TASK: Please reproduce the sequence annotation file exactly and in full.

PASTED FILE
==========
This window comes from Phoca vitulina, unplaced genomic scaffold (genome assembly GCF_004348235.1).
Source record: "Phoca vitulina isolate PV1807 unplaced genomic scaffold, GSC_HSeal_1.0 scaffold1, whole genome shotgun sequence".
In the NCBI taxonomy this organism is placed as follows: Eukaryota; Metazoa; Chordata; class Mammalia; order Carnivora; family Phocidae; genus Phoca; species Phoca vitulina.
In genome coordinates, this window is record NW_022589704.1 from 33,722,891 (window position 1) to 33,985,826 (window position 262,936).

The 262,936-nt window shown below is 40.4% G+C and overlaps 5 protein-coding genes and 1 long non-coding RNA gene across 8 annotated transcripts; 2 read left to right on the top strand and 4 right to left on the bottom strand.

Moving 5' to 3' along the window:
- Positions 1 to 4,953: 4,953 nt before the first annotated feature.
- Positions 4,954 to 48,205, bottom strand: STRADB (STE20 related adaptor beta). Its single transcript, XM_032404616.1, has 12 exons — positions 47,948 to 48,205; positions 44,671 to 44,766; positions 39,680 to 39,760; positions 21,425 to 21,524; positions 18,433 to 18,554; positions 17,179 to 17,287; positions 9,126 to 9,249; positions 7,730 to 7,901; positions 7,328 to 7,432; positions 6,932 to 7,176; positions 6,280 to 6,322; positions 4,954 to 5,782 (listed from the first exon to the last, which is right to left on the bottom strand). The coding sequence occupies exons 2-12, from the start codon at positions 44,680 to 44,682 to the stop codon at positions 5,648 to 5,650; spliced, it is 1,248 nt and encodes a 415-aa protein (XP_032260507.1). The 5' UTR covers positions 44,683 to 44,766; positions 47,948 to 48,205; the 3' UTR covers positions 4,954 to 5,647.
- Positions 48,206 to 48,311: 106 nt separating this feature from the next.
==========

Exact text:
This window comes from Phoca vitulina, unplaced genomic scaffold (genome assembly GCF_004348235.1).
Source record: "Phoca vitulina isolate PV1807 unplaced genomic scaffold, GSC_HSeal_1.0 scaffold1, whole genome shotgun sequence".
In the NCBI taxonomy this organism is placed as follows: Eukaryota; Metazoa; Chordata; class Mammalia; order Carnivora; family Phocidae; genus Phoca; species Phoca vitulina.
In genome coordinates, this window is record NW_022589704.1 from 33,722,891 (window position 1) to 33,985,826 (window position 262,936).

The 262,936-nt window shown below is 40.4% G+C and overlaps 5 protein-coding genes and 1 long non-coding RNA gene across 8 annotated transcripts; 2 read left to right on the top strand and 4 right to left on the bottom strand.

Moving 5' to 3' along the window:
- Positions 1 to 4,953: 4,953 nt before the first annotated feature.
- Positions 4,954 to 48,205, bottom strand: STRADB (STE20 related adaptor beta). Its single transcript, XM_032404616.1, has 12 exons — positions 47,948 to 48,205; positions 44,671 to 44,766; positions 39,680 to 39,760; positions 21,425 to 21,524; positions 18,433 to 18,554; positions 17,179 to 17,287; positions 9,126 to 9,249; positions 7,730 to 7,901; positions 7,328 to 7,432; positions 6,932 to 7,176; positions 6,280 to 6,322; positions 4,954 to 5,782 (listed from the first exon to the last, which is right to left on the bottom strand). The coding sequence occupies exons 2-12, from the start codon at positions 44,680 to 44,682 to the stop codon at positions 5,648 to 5,650; spliced, it is 1,248 nt and encodes a 415-aa protein (XP_032260507.1). The 5' UTR covers positions 44,683 to 44,766; positions 47,948 to 48,205; the 3' UTR covers positions 4,954 to 5,647.
- Positions 48,206 to 48,311: 106 nt separating this feature from the next.